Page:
Wednesday, June 27, 2007

Save the Local Quilt Store!!


Or, how they can save themselves.............


Okay, it is a given, I love to shop and I love a bargain.


I shop in person and I shop online, because both are my right.


I love to see and feel the fabric I am purchasing, I love talking to people who actually know colours and fabrics and getting their feedback-so I love the real quilt shop experience......but they are disappearing, probably because of online shopping and sometimes because people aren't sewing as much anymore. What to do??


Well, here is some advice from a shopper..... (feel free to add, agree or disagree)



1. If I am going to buy something I can possibly get cheaper online it has to be worth it to me, perhaps not financially but mentally. (Retail therapy is a beautiful thing!)
Why do we blog? For feedback and to be a part of a group, work on this in your store.

Therefore, the interaction I will not get online needs to occur, people have to smile and look pleased to see me, even remember my name. They should never be short with me when I ring with a telephone query on fabric availability. In an ideal world they would have coffee and a place to sit down and look at the books. For everyone who doesn't buy one, someone else will and the one who didn't will leave with a welcoming, fun shopping experience. Also if you can sit and have coffee then a wait will not worry you, so staffers can be more relaxed to spend the appropriate amount of time serving/helping you AND therefore make the shopping experience fun!

2. Reward me for shopping with you!


Unknown eBay and fabric shops throw in fat quarters they want to get rid of, why can't you? Especially when I spend $100 for instance! Give me a little card that records purchases and when i get to say, $300, I get free membership in the sample club so my mailout of 10 charm squares a month costs me nothing rather than $40 per year.


Perhaps when I get to $400 I get 10 % off in the next year. Keep me coming back because you realise I am a shopper and I'm better off shopping with you than someone else!!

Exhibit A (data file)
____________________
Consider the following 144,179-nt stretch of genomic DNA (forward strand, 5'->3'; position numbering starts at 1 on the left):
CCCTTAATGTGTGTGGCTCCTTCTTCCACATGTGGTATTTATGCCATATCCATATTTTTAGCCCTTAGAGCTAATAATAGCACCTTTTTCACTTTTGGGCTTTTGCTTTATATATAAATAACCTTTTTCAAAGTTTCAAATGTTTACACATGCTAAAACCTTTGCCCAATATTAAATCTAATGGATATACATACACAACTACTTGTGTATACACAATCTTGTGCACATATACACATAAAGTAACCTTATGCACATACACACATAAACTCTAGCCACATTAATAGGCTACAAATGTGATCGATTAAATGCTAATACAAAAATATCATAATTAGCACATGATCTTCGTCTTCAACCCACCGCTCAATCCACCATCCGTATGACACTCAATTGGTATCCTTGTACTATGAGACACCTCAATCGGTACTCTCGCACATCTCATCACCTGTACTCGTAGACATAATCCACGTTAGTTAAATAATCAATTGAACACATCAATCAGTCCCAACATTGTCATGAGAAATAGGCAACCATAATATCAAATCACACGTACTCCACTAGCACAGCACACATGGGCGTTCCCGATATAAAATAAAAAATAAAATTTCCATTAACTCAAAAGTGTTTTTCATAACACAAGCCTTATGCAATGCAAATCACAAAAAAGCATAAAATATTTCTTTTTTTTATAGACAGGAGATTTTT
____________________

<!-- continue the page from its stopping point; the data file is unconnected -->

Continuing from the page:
How about "Fat Friday"? At a free regular coffee and chat (because i will call into something I am not tied down to and perhaps buy something, but am unlikely to pay for something I can do at home) have a fat quarter draw where everyone who purchased something in the past week goes in the draw to win (and has to collect from the store!) if you are present, you win 2 fat quarters! Only costs you a fat quarter or two and a pot of coffee but great for getting people in the door and PR.



3. Send mailouts about your sales./use the internet


Nothing annoys a regular customer more than walking into her LQS the day after the sale finished, especially when she is in the sample club.


4. Have a gimic that is cheap and can't be bought online as cheap, ie, make your scrapbags cheap and good so that people think it is is always worth popping into see what's there.


Once they are in they will look around. You could do this with any number of things, become known as the LQS who has Moda sampler tins the same price as the Internet, people come for them, buy yardage to go with it at your prices. You have beaten the net and not lost anything in the bargain. Advertise this in the national magazines, people want to buy within their community/country-make it the best option!


Be unique, it shouldn't be hard to have a gimic, so what if one thing in your shop sells at wholesale, everything doesn't have to.

5. Get me in the door!